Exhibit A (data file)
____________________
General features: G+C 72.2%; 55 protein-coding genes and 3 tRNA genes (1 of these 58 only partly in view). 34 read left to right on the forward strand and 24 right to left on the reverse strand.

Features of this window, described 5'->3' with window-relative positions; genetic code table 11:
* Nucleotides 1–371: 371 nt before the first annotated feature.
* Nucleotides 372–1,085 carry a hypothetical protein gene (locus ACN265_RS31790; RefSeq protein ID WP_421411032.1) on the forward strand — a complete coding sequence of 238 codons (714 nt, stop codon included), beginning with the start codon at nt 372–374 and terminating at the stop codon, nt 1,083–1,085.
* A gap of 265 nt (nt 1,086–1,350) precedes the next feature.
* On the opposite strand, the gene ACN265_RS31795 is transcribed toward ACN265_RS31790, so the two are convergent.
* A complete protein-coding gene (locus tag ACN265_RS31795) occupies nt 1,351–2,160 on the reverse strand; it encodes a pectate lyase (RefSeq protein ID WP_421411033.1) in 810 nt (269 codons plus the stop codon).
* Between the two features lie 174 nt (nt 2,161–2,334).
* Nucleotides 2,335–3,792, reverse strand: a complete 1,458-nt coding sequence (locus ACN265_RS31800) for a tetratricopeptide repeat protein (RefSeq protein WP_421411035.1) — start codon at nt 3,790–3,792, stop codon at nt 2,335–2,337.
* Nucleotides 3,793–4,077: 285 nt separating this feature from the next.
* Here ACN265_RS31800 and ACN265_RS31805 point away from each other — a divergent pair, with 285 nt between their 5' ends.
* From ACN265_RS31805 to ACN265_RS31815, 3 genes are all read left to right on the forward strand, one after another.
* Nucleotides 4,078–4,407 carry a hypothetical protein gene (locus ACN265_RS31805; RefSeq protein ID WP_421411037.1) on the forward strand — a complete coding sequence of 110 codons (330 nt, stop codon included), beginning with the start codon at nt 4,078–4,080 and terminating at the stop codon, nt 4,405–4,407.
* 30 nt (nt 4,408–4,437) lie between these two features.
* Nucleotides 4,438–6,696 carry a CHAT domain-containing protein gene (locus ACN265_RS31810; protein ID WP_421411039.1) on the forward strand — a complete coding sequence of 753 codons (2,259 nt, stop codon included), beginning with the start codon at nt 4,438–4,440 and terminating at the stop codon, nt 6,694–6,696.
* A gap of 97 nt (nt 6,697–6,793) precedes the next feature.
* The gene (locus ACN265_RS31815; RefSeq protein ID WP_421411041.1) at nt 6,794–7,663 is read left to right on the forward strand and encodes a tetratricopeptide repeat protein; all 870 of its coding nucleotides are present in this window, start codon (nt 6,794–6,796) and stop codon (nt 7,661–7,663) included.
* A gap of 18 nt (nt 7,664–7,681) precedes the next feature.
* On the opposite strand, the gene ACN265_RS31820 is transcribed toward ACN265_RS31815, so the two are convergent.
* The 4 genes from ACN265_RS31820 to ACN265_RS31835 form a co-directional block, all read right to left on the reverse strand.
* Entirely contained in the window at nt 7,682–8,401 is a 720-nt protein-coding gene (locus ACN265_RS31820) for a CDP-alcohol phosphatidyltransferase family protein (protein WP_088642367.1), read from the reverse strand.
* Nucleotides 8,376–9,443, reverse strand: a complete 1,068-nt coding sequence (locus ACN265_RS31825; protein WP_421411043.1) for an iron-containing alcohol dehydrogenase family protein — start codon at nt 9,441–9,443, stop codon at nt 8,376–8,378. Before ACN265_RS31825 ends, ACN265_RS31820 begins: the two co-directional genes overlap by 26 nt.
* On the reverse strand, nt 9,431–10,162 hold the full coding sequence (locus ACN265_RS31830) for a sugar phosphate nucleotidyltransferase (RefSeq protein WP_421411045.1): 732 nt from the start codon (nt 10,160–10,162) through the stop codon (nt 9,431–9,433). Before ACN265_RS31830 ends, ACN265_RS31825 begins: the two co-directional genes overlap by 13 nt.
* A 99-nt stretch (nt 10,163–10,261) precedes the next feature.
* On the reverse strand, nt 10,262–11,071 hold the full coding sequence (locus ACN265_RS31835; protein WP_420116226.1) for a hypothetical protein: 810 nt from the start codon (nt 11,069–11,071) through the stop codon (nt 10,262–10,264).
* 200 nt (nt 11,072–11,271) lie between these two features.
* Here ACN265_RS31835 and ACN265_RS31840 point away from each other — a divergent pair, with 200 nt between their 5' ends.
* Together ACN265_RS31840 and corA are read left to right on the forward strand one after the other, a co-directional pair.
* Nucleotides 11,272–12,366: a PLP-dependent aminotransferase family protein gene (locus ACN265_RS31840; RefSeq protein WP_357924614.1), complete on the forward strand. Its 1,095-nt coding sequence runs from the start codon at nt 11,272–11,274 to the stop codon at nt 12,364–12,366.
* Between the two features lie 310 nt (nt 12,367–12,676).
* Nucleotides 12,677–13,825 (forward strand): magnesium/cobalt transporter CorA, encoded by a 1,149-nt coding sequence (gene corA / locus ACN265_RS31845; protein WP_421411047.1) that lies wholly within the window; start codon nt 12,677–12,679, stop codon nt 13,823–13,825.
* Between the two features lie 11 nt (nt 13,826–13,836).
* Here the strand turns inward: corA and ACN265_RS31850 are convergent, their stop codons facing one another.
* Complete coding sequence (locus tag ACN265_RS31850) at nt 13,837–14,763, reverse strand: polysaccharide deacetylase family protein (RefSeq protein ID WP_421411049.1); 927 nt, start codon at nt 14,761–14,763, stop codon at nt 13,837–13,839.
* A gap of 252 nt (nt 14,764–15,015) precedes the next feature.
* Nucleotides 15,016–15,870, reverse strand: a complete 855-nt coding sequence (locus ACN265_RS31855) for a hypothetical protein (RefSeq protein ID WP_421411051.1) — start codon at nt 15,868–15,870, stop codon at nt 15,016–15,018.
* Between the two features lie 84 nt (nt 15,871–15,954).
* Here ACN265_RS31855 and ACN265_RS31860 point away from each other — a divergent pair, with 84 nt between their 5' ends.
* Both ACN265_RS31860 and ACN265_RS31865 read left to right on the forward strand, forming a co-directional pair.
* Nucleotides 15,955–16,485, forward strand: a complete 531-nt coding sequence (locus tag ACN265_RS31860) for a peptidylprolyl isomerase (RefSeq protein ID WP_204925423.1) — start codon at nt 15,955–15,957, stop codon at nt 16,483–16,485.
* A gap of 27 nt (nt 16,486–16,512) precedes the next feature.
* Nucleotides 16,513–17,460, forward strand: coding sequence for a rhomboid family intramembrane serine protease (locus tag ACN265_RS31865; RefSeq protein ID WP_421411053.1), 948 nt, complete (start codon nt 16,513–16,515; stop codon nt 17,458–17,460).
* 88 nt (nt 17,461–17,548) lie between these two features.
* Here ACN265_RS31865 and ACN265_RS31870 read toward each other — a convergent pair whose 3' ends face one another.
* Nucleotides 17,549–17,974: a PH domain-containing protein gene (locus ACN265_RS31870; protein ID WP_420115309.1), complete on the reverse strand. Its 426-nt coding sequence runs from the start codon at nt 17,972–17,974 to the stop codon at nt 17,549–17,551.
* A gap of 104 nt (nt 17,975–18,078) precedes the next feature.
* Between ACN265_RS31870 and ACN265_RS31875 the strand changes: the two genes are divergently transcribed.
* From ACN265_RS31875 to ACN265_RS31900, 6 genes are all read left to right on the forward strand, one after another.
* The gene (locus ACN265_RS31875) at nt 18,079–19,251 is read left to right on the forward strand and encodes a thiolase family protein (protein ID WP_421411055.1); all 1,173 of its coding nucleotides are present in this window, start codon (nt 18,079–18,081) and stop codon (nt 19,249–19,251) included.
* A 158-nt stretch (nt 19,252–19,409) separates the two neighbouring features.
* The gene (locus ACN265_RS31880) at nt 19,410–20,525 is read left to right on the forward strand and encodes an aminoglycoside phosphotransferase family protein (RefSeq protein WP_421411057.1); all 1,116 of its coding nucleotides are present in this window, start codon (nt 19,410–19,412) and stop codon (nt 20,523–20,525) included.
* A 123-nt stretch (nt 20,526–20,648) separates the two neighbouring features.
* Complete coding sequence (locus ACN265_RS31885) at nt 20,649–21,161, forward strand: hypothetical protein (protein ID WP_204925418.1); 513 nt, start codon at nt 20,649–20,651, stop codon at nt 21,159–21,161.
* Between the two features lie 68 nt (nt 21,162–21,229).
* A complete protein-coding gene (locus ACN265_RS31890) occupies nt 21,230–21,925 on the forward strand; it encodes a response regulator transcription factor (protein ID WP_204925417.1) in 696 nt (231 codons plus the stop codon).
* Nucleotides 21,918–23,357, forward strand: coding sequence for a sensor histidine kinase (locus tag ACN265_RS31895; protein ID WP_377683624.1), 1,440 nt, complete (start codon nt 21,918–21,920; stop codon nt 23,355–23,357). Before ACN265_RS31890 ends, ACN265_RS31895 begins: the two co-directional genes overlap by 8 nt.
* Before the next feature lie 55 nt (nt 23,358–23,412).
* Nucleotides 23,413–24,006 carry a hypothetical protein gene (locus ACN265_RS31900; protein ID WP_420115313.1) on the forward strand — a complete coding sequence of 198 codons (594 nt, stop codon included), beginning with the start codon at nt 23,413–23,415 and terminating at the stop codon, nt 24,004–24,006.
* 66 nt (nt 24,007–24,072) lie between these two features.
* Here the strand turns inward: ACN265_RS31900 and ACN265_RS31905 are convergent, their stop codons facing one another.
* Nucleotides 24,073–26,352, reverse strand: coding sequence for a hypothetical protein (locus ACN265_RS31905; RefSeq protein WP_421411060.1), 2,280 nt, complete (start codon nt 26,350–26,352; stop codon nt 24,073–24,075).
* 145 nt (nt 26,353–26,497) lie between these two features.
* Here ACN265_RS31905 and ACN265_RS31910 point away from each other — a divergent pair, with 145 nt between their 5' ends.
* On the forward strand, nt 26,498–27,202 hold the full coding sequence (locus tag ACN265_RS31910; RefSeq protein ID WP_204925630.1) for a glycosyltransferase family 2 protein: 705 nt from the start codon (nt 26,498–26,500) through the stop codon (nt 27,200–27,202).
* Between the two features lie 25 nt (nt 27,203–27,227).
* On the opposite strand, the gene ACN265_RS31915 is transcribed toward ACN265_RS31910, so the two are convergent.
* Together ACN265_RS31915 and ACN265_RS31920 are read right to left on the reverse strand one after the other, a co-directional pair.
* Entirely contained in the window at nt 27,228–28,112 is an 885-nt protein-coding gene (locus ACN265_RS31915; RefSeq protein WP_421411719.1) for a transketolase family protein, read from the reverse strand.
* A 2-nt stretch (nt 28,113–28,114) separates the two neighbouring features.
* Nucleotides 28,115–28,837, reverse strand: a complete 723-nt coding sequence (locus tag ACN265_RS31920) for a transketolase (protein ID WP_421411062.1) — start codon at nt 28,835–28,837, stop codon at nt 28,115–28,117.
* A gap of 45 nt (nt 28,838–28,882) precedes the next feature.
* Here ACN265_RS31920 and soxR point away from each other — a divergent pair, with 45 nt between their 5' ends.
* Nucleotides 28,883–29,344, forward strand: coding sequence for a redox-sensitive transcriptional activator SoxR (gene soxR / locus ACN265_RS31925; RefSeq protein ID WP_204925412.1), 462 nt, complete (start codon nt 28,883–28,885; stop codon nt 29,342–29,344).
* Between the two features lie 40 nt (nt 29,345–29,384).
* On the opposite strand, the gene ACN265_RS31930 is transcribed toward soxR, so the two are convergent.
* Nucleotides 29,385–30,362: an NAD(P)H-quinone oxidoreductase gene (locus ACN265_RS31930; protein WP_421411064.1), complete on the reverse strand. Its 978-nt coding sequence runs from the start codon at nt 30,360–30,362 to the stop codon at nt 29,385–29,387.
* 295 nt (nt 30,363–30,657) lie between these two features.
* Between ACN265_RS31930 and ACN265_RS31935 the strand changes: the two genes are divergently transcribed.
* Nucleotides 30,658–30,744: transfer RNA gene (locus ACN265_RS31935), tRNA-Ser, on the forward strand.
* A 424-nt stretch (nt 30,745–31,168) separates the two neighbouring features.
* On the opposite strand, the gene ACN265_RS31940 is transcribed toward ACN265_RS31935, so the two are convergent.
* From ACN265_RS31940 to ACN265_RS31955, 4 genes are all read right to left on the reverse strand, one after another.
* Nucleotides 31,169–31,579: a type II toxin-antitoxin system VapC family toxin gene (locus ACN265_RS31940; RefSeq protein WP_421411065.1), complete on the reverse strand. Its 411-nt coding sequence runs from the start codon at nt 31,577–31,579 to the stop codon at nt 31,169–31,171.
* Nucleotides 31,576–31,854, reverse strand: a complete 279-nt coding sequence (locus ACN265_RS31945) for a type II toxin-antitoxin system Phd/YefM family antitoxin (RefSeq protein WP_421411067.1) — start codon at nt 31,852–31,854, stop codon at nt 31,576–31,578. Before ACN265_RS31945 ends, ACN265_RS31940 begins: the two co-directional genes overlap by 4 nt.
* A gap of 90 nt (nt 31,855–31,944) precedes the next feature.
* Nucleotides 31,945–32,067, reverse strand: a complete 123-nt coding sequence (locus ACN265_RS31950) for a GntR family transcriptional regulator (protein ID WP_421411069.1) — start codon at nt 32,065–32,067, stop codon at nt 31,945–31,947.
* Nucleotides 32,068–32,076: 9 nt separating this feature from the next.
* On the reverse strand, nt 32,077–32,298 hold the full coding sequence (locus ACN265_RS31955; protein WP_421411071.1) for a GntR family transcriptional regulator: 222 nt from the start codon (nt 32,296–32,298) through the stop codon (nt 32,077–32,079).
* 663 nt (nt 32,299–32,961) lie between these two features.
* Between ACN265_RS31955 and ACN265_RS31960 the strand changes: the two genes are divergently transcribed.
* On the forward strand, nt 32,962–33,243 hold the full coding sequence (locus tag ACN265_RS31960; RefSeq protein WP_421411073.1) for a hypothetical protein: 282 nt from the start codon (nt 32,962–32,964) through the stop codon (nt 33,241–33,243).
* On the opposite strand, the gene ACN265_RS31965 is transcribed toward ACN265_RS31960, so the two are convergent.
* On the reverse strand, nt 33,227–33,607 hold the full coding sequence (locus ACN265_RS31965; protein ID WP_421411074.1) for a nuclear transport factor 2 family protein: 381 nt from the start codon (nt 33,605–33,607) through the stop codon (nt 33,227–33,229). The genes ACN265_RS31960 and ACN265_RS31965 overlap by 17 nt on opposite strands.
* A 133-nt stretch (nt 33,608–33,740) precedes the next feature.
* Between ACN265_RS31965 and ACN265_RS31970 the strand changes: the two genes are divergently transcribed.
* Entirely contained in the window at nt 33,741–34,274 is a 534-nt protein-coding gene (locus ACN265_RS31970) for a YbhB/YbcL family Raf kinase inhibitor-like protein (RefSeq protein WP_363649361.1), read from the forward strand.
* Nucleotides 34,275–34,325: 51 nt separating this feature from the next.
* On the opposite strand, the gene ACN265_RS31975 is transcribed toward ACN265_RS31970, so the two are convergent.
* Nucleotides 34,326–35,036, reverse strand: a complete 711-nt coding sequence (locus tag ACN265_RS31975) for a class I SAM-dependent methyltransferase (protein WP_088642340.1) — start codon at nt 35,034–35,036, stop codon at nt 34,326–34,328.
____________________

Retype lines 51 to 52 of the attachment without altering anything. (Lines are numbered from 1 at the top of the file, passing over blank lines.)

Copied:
* The gene (locus ACN265_RS31880) at nt 19,410–20,525 is read left to right on the forward strand and encodes an aminoglycoside phosphotransferase family protein (RefSeq protein WP_421411057.1); all 1,116 of its coding nucleotides are present in this window, start codon (nt 19,410–19,412) and stop codon (nt 20,523–20,525) included.
* A 123-nt stretch (nt 20,526–20,648) separates the two neighbouring features.